The story of Othello was taken from the Italian of Cinthio's El Capitano Moro of which there was then no translation. Like Cymbeline it was drawn from an Italian source. A curious proof that the author of Othello had recourse to the original Italian, even when and English translation existed, has been pointed out by Mr. Grant White. Othello, when chiding Desdemona for losing the handkerchief, tells her :

.....there's magic in the web of it.
A syblil that had numbered in the world
The sun to course two hundred compasses
In her prophetic fury sewed the work.

Mr. Grant White draws our attention to a passage in the Orlando Furioso about a tent which Cassandra gave to Hector, from which the expression "prophetic fury" is evidently taken. It was translated by Rose as "prophetic heat", but Othello lifts the identical words "furor prophetico" straight from the Italian. Here then is a strong indication that the author of Othello had read the Orlando Furioso in Italian, and this supports the theory, accepted by many, that the author of Shakespeare had travelled in Italy.

Mr. Grant White gives another instance.When Iago utters the well known lines "Who steals my purse steals trash", etc., he repeats with little variation but with heightened dramatic vigour, a stanza of Berne's Orlando Innamorato, then untranslated, but which he renders thus : —

The man who steals a horn, a horse, a ring,
Or such a trifle, thieves with moderation
And may be justly called a robber-ling;
But he who takes away a reputation,
And pranks in feathers from another's wing,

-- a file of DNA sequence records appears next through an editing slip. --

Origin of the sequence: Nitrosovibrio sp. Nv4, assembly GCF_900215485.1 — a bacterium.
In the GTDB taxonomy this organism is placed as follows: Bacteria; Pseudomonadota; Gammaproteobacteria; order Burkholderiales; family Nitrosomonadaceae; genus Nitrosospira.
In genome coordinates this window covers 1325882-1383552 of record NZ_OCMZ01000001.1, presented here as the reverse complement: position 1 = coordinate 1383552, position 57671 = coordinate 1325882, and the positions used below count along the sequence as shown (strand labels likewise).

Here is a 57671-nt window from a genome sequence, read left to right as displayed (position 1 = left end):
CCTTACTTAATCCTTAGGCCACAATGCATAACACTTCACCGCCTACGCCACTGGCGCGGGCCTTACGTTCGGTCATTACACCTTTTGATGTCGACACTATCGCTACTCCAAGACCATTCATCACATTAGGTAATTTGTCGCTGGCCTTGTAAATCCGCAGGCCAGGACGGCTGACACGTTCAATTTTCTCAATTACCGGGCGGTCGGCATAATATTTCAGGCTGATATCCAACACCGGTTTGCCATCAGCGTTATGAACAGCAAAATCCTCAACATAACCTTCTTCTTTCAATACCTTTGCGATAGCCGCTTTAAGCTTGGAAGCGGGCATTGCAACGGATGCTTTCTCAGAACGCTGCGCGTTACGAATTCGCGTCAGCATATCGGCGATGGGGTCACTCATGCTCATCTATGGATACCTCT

His deed is robbery, assassination.....

Clearly this is the source of the well known Shakespearean passage....

Good name in man and woman,dear my lord,
Is the immediate jewel of their souls:
Who steals my purse steals trash; 'tis something, nothing;
'Twas mine, 'tis his, and has been slave to thousands;
But he that filches from me my good name
Robs me of that which enriches him,
And makes me poor indeed.

The subject of this speech—good name and reputation—was anticipated by Francis Bacon in 1594. It is entered in his notebook The Promus in the form of a French proverb

"Bonne renomme' sont plus que ceinture doree" .(Promus 1501)

In the folio text of Othello there is a passage which certainly seems to betray a Baconian origin. In 1615, the year before Shaksper's death, George Sandy's published his Journey, in which he says "The Bosphorus setteth with a strong current into Propontis." In 1616 Bacon, who knew Sandys well, wrote a Latin tract De Fluxu et Refluxu Maris and used the words Pontus and Propontis when describing the weak tidal ebb and flow in the Mediterranean and the Black Sea. The passage is as follows :—

At mare Mediterraneum, quod est sinuum maximus, et hujus partes Tyrrahenum, Pontus, et Propontis, et similiter mare Balticum, quae omnia reflectunt ad orientem, destituuntur fere,et fluxus habent imbeccillos.

In the Folio text, Othello, in describing his own relentless and implacable nature, is made to compare it to the strong one way current at the Bosphorus and the Hellespont, which overcomes the weak diurnal movement of th Mediterranean tides. And he anglicises the very words "Pontus" and "Propontis", used by Bacon. Here is his speech which is entirely missing from the quarto text......